Trichomoniasis vaginalis is a motile, flagellate protozoan. It is the third most common cause of vaginitis. Every year, approximately 180 million women worldwide are diagnosed with this infection annually, accounting for 10% to 25% of all vaginal infections. Current belief is that T. vaginalis is almost exclusively acquired through sexual contact. Male sexual partners are infected in 30% to 80% of cases. Symptoms Symptomatic infection causes a characteristic frothy green malodorous discharge with a high pH (can be as high as 6.0).s Additionally, there may be soreness and irritation in and around the vulva and vagina, dysuria, dyspareunia, bleeding upon intercourse, inability to tolerate speculum insertion because of pain, or a superficial rash on the upper thighs with a scalded appearance. The cervix may have a characteristic appearance, called petechial strawberry cervix, in up to 25% of cases. Chronic asymptomatic infection can exist for decades in women; an infection also may present atypically. In men, infection is mostly asymptomatic, or there may be a thin white or yellow purulent discharge with dysuria (nongonococcal urethritis). Diagnosis Trichomoniasis can be diagnosed on the basis of simple microscopy, Read more […]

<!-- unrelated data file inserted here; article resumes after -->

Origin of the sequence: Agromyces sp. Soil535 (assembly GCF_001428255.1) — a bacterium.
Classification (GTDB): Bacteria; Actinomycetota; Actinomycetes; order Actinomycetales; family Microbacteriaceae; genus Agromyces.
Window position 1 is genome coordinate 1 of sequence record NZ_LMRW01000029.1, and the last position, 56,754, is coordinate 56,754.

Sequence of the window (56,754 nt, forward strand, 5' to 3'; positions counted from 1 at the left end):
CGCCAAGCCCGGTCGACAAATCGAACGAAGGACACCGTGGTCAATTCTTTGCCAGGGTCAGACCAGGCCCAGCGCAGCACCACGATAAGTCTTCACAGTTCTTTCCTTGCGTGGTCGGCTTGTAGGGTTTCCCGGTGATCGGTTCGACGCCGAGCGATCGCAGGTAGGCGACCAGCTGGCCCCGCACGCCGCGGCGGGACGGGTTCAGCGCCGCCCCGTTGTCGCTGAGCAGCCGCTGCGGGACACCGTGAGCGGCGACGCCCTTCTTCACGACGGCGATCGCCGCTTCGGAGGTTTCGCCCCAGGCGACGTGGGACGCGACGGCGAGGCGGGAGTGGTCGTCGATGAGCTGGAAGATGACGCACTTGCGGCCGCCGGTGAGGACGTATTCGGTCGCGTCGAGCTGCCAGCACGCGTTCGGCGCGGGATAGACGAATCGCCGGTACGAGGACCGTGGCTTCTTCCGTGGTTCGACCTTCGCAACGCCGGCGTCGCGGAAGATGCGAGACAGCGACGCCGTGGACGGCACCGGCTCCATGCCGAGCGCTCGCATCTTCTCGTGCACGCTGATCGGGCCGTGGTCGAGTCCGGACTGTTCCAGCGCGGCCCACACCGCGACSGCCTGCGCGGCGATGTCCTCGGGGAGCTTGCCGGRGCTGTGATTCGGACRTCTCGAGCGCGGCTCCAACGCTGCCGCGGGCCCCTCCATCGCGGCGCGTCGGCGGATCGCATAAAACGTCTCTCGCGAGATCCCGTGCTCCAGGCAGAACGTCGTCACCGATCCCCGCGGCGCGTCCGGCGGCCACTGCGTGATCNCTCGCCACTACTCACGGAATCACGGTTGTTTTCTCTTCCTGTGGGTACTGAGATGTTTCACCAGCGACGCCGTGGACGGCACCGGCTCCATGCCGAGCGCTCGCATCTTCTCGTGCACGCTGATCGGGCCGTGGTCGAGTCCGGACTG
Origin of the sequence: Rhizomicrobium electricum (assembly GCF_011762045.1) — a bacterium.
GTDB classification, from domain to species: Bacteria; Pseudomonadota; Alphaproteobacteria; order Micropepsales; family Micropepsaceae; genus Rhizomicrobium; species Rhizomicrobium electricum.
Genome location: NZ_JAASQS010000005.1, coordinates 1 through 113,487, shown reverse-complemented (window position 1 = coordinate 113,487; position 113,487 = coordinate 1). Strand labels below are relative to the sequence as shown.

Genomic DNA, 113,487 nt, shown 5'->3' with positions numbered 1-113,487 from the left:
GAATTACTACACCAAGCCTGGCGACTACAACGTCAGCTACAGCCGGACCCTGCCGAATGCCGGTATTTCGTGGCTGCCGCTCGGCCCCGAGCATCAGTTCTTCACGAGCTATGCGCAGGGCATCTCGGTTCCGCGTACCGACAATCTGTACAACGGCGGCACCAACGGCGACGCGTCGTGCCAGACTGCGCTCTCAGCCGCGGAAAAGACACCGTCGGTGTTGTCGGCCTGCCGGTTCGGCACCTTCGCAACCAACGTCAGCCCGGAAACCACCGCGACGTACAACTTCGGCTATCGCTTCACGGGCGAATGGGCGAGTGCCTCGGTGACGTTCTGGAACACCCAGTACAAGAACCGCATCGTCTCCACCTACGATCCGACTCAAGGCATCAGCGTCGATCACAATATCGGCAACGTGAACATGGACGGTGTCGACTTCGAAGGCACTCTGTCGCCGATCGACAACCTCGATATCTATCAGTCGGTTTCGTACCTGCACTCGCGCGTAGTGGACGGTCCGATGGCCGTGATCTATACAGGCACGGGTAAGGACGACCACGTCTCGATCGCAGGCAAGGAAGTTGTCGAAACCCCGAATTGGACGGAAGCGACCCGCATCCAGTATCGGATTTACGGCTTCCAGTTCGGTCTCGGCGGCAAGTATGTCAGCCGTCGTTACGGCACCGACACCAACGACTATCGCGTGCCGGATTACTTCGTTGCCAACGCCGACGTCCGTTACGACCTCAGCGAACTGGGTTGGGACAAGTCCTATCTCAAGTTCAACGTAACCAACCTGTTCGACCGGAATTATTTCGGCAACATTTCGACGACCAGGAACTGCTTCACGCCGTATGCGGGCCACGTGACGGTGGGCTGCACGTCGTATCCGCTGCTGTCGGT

BALSAM FIR (Abies balsamea) A fir from the eastern side of North America. Oil of fir is distilled from the bark and needles, the latter aromatic, and often made up into balsam pillows. Blisters on the bark are the source of Canada Balsam, used in American domestic medicine as an application to sore nipples. Native Americans, such as the Menomini, would press the liquid balsam from the trunk and use it for colds and lung troubles. Another use by the same people was to steep the inner bark, and drink the subsequent tea for chest pains. The Ojibwe used it for sore eyes and for gonorrhea.